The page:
In 2009, the scenario was of a plaza whose original outline could still be traced, but that had been greatly encroached upon and suffered from intense traffic congestion, no pedestrian demarcation, unorganized informal activities, unutilized open spaces, haphazard parking, as well as noise and air pollution.
Along with the pedestrianization of the plaza, public access to the Bhadra site by pedestrian friendly lanes as well as enhancing the connection accross the Sabarmati River through a pedestrian bridge have been proposed. The project also includes the conservation and adaptative reuse of the Bhadra Fort by the Archeological Survey of India and the Redevelopment of the Lal Darwaza Bus Terminus in close proximity to the Plaza. The up gradation of the Bus Terminus also provides an opportunity to meet the parking requirements within the congested walled city.
Existing activity pattern at plaza: total no. of Hawkers: 894
The design allows the informal and formal activities occur while maintaining the quality and character of a vast public space with leisure zones with trees and shade, fountains and seating areas. Some of the other issues the project addresses are the up gradation of physical elements such as signage, lighting, landscaping and street furniture. Designed portal columns, arranged along the market space demarcate the commercial activity. These vertical elements will guide the new location of the stalls and the zones for street vendors, as well as provide light and structure for the awnings required in monsoon or summer seasons.
The pedestrian Plaza will also have entry gates for emergency, religious processions –like Tazia– and delivery of goods to the shops in the ground floors. As well as a museum located in the refurbished basement of an obstructing structure, a police station and a public toilet.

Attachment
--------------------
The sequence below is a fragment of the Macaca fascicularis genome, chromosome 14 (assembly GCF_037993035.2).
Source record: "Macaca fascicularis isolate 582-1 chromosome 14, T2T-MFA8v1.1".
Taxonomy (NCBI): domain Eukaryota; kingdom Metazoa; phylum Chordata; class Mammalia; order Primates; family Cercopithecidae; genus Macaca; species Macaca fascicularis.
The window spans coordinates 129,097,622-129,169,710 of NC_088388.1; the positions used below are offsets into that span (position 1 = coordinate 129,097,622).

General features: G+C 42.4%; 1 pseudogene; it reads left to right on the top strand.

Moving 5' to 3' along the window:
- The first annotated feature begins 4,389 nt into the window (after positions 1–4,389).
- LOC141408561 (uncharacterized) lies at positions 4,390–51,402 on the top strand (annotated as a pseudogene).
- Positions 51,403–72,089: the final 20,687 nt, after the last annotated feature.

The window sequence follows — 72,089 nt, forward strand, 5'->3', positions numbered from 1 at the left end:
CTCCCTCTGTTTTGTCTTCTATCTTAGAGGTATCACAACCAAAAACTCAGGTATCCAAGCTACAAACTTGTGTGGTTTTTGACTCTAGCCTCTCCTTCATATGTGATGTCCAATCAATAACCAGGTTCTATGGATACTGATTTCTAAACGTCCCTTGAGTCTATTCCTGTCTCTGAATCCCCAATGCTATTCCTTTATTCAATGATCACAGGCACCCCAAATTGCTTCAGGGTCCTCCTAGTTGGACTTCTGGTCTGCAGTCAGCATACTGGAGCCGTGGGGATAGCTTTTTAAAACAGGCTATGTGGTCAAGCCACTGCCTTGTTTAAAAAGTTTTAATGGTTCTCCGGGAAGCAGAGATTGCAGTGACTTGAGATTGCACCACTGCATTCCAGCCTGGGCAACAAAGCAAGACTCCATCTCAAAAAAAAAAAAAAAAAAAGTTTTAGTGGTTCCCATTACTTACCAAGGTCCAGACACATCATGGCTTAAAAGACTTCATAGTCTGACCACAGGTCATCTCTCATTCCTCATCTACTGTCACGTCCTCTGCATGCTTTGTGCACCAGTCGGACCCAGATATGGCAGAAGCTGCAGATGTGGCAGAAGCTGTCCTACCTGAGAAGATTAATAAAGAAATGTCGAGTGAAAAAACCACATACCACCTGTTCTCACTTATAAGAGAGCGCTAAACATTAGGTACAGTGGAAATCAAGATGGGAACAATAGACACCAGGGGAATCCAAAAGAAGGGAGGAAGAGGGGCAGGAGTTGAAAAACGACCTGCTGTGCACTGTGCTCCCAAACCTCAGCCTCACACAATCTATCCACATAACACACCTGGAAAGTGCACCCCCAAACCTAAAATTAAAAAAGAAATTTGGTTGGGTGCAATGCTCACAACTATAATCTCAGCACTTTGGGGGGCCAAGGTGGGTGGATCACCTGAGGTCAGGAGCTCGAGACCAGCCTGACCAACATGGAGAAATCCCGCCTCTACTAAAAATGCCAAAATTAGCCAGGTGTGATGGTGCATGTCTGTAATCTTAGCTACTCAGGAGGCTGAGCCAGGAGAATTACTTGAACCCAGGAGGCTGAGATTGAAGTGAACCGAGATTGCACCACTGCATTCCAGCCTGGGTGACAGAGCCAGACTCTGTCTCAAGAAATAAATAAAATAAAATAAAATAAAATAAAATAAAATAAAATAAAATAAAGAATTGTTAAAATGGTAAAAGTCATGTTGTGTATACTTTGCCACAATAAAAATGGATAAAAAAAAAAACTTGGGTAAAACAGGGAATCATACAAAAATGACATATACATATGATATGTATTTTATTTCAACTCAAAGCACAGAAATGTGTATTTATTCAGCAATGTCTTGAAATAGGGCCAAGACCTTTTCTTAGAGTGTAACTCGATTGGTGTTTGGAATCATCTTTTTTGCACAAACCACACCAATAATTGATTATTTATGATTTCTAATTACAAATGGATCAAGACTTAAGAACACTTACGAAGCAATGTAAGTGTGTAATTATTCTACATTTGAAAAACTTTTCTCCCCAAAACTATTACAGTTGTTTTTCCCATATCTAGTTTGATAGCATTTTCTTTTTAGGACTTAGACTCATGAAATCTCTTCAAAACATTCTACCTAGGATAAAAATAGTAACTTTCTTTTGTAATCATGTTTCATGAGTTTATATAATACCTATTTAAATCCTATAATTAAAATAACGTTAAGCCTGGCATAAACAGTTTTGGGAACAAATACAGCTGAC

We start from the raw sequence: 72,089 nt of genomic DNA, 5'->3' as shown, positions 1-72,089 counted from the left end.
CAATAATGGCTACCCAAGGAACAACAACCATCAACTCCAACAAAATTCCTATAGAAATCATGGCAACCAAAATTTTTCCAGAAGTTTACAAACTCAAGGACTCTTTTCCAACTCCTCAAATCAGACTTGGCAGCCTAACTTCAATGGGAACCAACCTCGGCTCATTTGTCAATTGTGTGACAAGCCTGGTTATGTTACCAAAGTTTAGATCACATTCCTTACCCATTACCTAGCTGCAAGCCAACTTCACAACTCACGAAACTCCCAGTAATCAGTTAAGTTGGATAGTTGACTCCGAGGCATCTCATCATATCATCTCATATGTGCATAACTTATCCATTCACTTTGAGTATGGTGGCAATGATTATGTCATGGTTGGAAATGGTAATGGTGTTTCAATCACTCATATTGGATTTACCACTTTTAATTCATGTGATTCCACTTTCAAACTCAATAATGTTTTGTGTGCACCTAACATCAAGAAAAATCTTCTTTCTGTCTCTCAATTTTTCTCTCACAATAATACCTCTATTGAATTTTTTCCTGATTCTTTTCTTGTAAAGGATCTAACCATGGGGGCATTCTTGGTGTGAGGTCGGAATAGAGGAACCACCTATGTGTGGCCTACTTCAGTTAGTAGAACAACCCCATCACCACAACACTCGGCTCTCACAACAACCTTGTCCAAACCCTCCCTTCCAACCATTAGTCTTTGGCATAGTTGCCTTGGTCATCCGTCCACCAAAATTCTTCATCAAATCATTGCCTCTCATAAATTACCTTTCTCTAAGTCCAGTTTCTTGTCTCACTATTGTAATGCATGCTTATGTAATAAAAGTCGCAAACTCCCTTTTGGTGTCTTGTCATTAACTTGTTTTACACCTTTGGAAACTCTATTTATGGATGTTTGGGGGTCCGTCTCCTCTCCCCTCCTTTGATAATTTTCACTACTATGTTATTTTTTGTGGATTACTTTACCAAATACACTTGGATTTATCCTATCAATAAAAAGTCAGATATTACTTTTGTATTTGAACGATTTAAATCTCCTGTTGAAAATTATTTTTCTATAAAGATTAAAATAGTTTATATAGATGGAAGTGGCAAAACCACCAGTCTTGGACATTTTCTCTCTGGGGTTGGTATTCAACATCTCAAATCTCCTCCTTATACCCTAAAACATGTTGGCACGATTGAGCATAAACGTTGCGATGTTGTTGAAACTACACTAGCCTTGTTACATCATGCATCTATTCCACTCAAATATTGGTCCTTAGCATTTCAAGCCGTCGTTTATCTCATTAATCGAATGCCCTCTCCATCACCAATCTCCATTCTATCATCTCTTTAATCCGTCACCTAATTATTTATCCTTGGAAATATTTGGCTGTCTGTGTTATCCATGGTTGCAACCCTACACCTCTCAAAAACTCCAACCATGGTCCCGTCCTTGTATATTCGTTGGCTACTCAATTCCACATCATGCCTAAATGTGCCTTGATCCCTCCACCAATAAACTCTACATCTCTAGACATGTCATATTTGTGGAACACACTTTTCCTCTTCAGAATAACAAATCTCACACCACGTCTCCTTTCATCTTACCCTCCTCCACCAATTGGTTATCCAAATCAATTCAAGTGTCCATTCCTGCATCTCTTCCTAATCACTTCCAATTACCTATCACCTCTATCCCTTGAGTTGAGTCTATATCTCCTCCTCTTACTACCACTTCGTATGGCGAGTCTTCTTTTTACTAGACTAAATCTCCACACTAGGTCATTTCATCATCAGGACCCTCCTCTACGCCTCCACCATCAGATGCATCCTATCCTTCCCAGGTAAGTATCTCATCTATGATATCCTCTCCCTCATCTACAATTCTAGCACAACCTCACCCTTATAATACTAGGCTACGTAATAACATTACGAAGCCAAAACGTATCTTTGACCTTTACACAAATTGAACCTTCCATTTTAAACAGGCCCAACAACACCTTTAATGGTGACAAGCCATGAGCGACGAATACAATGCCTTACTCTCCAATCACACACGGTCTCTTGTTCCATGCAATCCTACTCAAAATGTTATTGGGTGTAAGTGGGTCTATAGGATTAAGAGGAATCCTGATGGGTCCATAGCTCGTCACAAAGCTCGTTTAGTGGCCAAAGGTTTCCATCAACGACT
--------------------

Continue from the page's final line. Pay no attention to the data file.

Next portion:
Before 2012 and after the 2014 redevelopment plan.
The project received HUDCO (Housing and Urban Development Corporation), 2012 Award for Best Practices to Improve the Living Environment, First Prize in the category of Conservation and Heritage and exhibited at ‘Celebrating Habitat’, Retrospective exhibition of B. V. Doshi at National Gallery of Modern Arts NGMA in Delhi, October-December 2014.
Dr. Balkrishna Doshi, a Fellow of the Royal Institute of British Architects and a Fellow of the Indian Institute of Architects was born in Pune in August 26th, 1927.
After initial study at the J J School of Architecture, Bombay, he worked for four years with Le Corbusier as Senior Designer (1951-54) in Paris and four more years in India to supervise his projects in Ahmedabad. His office Vastu-Shilpa (environmental design) was established in 1955.
List of interventions at Bhadra Square
Dr Doshi has been a member of the Jury for several international and national competitions including the Indira Gandhi National Centre for Arts, Aga Khan Award for Architecture and Pritzker Prize.
Apart from his international fame as an architect, Dr. Doshi is equally known as educator and institution builder. He has been the first founder Director of School of Architecture, Ahmedabad (1962-72), first founder Director of School of Planning (1972-79), first founder Dean of Centre for Environmental Planning and Technology (1972-81), founder member of Visual Arts Centre, Ahmedabad and first founder Director of Kanoria Centre for Arts, Ahmedabad. Dr. Doshi has been instrumental in establishing the nationally and internationally known research institute Vastu-Shilpa Foundation for Studies and Research in Environmental Design. The institute has done pioneering work in low cost housing and city planning.
As an academician, Dr. Doshi has been visiting the U.S.A. and Europe since 1958 and has held important chairs in American Universities. Balkrishna Doshi is the principal of Sangath, India, Honorary Member of World Architecture Community.
In recognition of his distinguished contribution as a professional and as an academician, Dr. Doshi has received several international and national awards and honours.
Architect/Planner: Balkrishna Doshi
Client: Ahmedabad Municipal Corporation
Consultant: Project Management - CEPT University, Structure Consultant - N K Shah, Service Consultant - SHETH TECHNO
All images courtesy of Vastu Shilpa Foundation.
> via Vastu Shilpa Foundation